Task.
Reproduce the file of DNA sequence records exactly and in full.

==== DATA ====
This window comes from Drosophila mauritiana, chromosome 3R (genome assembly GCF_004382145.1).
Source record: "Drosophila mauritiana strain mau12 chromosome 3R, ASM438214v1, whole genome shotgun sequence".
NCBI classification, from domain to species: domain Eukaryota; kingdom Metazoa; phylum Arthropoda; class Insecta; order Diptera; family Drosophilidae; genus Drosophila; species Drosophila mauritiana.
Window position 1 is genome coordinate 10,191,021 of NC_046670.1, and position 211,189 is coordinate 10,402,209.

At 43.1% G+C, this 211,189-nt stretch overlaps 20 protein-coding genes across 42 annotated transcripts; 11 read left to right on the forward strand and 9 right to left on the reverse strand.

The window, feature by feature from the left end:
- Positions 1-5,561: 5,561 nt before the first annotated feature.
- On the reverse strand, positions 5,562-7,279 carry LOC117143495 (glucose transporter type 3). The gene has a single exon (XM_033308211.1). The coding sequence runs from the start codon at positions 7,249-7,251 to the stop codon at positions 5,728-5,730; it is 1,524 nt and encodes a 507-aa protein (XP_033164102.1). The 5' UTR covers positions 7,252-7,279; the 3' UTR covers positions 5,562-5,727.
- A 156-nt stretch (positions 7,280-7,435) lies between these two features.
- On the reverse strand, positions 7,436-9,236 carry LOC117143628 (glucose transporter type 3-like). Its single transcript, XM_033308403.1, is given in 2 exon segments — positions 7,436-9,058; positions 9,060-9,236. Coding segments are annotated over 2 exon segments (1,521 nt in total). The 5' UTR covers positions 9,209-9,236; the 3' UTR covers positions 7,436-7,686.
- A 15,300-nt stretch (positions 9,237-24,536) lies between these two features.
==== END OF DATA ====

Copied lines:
This window comes from Drosophila mauritiana, chromosome 3R (genome assembly GCF_004382145.1).
Source record: "Drosophila mauritiana strain mau12 chromosome 3R, ASM438214v1, whole genome shotgun sequence".
NCBI classification, from domain to species: domain Eukaryota; kingdom Metazoa; phylum Arthropoda; class Insecta; order Diptera; family Drosophilidae; genus Drosophila; species Drosophila mauritiana.
Window position 1 is genome coordinate 10,191,021 of NC_046670.1, and position 211,189 is coordinate 10,402,209.

At 43.1% G+C, this 211,189-nt stretch overlaps 20 protein-coding genes across 42 annotated transcripts; 11 read left to right on the forward strand and 9 right to left on the reverse strand.

The window, feature by feature from the left end:
- Positions 1-5,561: 5,561 nt before the first annotated feature.
- On the reverse strand, positions 5,562-7,279 carry LOC117143495 (glucose transporter type 3). The gene has a single exon (XM_033308211.1). The coding sequence runs from the start codon at positions 7,249-7,251 to the stop codon at positions 5,728-5,730; it is 1,524 nt and encodes a 507-aa protein (XP_033164102.1). The 5' UTR covers positions 7,252-7,279; the 3' UTR covers positions 5,562-5,727.
- A 156-nt stretch (positions 7,280-7,435) lies between these two features.
- On the reverse strand, positions 7,436-9,236 carry LOC117143628 (glucose transporter type 3-like). Its single transcript, XM_033308403.1, is given in 2 exon segments — positions 7,436-9,058; positions 9,060-9,236. Coding segments are annotated over 2 exon segments (1,521 nt in total). The 5' UTR covers positions 9,209-9,236; the 3' UTR covers positions 7,436-7,686.
- A 15,300-nt stretch (positions 9,237-24,536) lies between these two features.